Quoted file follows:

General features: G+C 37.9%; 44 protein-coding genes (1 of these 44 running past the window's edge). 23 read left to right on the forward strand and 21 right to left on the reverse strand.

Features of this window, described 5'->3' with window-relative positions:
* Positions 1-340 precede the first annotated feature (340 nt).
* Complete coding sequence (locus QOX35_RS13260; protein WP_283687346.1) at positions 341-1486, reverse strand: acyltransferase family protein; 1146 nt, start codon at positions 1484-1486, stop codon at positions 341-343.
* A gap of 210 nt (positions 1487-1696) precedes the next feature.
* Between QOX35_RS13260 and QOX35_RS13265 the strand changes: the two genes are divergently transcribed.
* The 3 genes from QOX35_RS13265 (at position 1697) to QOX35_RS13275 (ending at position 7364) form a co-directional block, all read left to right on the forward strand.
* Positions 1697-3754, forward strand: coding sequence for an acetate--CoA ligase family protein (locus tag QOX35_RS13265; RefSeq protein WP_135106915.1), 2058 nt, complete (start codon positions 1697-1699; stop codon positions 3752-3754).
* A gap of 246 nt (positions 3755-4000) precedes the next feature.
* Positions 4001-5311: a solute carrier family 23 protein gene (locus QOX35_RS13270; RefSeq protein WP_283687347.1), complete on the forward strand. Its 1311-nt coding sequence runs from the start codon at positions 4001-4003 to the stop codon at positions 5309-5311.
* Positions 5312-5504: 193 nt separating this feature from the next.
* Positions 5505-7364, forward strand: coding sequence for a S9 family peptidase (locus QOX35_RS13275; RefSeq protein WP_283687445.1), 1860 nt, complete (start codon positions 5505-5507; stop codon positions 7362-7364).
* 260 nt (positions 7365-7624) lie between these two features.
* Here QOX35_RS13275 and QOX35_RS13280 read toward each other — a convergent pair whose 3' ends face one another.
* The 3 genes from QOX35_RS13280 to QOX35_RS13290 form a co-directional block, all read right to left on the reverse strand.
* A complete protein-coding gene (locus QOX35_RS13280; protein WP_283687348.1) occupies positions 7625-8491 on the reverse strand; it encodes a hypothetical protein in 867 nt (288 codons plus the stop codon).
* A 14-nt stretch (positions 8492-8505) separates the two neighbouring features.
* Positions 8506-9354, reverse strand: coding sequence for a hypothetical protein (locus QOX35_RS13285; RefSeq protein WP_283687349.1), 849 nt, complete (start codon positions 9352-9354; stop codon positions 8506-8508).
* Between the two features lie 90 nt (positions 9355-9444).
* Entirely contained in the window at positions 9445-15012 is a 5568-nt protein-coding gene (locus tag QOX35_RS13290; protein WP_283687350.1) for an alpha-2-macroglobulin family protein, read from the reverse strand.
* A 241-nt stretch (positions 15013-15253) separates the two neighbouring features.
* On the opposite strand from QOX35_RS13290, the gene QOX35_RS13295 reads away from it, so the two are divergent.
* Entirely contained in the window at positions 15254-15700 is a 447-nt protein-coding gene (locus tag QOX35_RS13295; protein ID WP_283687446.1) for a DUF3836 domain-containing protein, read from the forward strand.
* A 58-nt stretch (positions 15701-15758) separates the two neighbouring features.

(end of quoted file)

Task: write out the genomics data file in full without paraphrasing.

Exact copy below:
General features: G+C 37.9%; 44 protein-coding genes (1 of these 44 running past the window's edge). 23 read left to right on the forward strand and 21 right to left on the reverse strand.

Features of this window, described 5'->3' with window-relative positions:
* Positions 1-340 precede the first annotated feature (340 nt).
* Complete coding sequence (locus QOX35_RS13260; protein WP_283687346.1) at positions 341-1486, reverse strand: acyltransferase family protein; 1146 nt, start codon at positions 1484-1486, stop codon at positions 341-343.
* A gap of 210 nt (positions 1487-1696) precedes the next feature.
* Between QOX35_RS13260 and QOX35_RS13265 the strand changes: the two genes are divergently transcribed.
* The 3 genes from QOX35_RS13265 (at position 1697) to QOX35_RS13275 (ending at position 7364) form a co-directional block, all read left to right on the forward strand.
* Positions 1697-3754, forward strand: coding sequence for an acetate--CoA ligase family protein (locus tag QOX35_RS13265; RefSeq protein WP_135106915.1), 2058 nt, complete (start codon positions 1697-1699; stop codon positions 3752-3754).
* A gap of 246 nt (positions 3755-4000) precedes the next feature.
* Positions 4001-5311: a solute carrier family 23 protein gene (locus QOX35_RS13270; RefSeq protein WP_283687347.1), complete on the forward strand. Its 1311-nt coding sequence runs from the start codon at positions 4001-4003 to the stop codon at positions 5309-5311.
* Positions 5312-5504: 193 nt separating this feature from the next.
* Positions 5505-7364, forward strand: coding sequence for a S9 family peptidase (locus QOX35_RS13275; RefSeq protein WP_283687445.1), 1860 nt, complete (start codon positions 5505-5507; stop codon positions 7362-7364).
* 260 nt (positions 7365-7624) lie between these two features.
* Here QOX35_RS13275 and QOX35_RS13280 read toward each other — a convergent pair whose 3' ends face one another.
* The 3 genes from QOX35_RS13280 to QOX35_RS13290 form a co-directional block, all read right to left on the reverse strand.
* A complete protein-coding gene (locus QOX35_RS13280; protein WP_283687348.1) occupies positions 7625-8491 on the reverse strand; it encodes a hypothetical protein in 867 nt (288 codons plus the stop codon).
* A 14-nt stretch (positions 8492-8505) separates the two neighbouring features.
* Positions 8506-9354, reverse strand: coding sequence for a hypothetical protein (locus QOX35_RS13285; RefSeq protein WP_283687349.1), 849 nt, complete (start codon positions 9352-9354; stop codon positions 8506-8508).
* Between the two features lie 90 nt (positions 9355-9444).
* Entirely contained in the window at positions 9445-15012 is a 5568-nt protein-coding gene (locus tag QOX35_RS13290; protein WP_283687350.1) for an alpha-2-macroglobulin family protein, read from the reverse strand.
* A 241-nt stretch (positions 15013-15253) separates the two neighbouring features.
* On the opposite strand from QOX35_RS13290, the gene QOX35_RS13295 reads away from it, so the two are divergent.
* Entirely contained in the window at positions 15254-15700 is a 447-nt protein-coding gene (locus tag QOX35_RS13295; protein ID WP_283687446.1) for a DUF3836 domain-containing protein, read from the forward strand.
* A 58-nt stretch (positions 15701-15758) separates the two neighbouring features.